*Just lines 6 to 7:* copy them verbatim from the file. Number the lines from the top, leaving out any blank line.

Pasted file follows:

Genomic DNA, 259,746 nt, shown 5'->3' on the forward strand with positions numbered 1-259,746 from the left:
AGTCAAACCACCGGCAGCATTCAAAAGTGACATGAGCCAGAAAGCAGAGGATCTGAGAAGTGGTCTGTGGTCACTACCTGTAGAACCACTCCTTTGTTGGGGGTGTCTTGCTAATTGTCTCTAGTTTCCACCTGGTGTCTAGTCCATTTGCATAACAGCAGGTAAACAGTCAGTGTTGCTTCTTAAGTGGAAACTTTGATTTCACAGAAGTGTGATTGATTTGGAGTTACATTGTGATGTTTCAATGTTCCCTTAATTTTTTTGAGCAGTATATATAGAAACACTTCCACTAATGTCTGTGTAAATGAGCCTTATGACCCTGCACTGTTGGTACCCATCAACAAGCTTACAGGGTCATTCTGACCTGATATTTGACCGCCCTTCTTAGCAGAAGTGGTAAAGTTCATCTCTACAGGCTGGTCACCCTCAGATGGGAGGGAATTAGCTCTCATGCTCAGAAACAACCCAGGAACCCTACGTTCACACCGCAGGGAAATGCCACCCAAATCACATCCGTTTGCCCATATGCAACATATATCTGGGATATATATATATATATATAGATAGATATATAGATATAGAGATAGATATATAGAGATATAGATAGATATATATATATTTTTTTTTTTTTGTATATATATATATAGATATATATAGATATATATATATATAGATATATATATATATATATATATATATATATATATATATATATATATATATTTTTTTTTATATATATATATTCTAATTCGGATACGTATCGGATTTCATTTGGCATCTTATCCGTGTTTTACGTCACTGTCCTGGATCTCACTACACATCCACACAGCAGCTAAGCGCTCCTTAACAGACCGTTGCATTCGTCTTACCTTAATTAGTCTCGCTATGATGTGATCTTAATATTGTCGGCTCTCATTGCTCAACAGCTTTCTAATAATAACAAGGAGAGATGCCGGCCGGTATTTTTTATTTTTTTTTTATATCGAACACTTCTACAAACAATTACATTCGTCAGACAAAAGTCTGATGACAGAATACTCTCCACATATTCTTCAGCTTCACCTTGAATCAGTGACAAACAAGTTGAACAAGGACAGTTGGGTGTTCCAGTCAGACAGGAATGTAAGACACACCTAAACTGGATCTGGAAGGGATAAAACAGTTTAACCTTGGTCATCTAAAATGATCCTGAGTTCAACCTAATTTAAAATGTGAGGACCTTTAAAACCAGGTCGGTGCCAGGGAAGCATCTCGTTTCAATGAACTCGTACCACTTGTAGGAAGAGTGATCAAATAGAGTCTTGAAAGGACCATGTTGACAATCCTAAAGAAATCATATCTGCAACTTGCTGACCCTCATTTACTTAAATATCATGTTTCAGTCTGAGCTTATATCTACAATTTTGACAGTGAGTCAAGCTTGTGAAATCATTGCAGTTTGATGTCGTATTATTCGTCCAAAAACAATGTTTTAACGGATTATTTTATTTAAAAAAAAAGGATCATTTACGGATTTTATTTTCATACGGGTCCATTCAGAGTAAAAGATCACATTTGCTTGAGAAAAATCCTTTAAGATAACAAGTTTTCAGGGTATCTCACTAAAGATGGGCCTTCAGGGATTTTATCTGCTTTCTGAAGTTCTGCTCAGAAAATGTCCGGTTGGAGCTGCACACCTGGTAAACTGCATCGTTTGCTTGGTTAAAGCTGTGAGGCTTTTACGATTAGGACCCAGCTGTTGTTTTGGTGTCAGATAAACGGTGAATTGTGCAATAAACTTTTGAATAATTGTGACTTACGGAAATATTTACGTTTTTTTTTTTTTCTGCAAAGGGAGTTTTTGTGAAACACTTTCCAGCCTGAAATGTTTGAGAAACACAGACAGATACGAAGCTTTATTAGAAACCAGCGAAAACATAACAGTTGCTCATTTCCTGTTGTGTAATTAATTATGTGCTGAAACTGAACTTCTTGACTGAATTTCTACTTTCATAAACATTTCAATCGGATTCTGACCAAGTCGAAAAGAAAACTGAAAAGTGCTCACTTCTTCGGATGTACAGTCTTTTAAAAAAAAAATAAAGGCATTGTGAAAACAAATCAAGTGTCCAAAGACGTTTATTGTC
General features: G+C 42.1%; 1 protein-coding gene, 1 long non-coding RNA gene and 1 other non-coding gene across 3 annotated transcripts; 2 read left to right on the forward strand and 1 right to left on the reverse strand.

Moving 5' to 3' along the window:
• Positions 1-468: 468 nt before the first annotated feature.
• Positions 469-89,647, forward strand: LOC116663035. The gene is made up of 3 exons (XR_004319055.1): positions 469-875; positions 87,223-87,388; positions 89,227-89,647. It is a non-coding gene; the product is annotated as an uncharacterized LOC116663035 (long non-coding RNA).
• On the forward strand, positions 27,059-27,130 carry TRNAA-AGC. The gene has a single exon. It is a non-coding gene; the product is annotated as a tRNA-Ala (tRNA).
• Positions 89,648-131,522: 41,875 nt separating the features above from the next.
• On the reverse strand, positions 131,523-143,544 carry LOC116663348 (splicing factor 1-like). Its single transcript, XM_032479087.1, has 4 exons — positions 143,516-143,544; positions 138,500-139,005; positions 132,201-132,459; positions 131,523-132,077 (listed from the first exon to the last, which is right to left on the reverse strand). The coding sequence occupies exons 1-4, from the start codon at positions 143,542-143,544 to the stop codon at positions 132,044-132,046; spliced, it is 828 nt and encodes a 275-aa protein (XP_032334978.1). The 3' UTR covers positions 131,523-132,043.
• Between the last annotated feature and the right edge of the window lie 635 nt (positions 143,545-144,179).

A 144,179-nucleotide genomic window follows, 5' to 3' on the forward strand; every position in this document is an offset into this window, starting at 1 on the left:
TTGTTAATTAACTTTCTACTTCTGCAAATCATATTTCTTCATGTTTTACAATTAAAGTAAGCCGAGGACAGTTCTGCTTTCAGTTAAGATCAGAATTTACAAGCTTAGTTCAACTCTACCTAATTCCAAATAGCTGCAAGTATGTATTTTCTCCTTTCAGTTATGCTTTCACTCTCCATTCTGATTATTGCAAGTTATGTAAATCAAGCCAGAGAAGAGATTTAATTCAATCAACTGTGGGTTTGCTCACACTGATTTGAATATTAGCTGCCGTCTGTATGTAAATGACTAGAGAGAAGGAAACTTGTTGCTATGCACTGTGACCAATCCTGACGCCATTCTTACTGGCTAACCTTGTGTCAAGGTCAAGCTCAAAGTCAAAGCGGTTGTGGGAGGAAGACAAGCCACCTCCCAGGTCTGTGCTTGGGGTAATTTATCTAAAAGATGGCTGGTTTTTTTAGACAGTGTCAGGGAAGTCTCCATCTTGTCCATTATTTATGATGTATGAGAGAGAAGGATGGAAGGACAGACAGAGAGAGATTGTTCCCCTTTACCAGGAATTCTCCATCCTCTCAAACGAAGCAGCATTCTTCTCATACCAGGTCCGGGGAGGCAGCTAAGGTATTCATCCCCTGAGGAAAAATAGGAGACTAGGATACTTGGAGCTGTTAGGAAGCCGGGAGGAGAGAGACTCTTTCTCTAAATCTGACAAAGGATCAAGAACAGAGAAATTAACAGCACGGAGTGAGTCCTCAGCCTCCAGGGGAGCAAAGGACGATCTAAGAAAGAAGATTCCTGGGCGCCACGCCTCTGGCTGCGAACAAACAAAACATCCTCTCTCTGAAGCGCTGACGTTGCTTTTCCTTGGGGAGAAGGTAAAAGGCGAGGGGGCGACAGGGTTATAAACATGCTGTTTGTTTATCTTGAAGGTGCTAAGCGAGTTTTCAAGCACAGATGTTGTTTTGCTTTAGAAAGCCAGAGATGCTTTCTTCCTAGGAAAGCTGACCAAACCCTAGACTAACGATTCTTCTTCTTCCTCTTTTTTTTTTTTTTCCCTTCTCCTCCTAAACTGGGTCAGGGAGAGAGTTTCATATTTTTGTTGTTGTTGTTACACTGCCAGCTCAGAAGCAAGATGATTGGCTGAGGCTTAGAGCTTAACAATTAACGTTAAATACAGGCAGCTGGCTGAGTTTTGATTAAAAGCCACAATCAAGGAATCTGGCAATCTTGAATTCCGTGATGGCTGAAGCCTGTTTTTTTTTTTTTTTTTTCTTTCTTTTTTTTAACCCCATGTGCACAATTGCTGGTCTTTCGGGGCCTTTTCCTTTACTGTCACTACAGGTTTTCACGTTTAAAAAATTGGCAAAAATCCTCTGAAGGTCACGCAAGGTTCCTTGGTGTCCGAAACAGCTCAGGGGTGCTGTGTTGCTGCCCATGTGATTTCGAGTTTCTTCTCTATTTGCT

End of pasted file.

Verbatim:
• Positions 469-89,647, forward strand: LOC116663035. The gene is made up of 3 exons (XR_004319055.1): positions 469-875; positions 87,223-87,388; positions 89,227-89,647. It is a non-coding gene; the product is annotated as an uncharacterized LOC116663035 (long non-coding RNA).
• On the forward strand, positions 27,059-27,130 carry TRNAA-AGC. The gene has a single exon. It is a non-coding gene; the product is annotated as a tRNA-Ala (tRNA).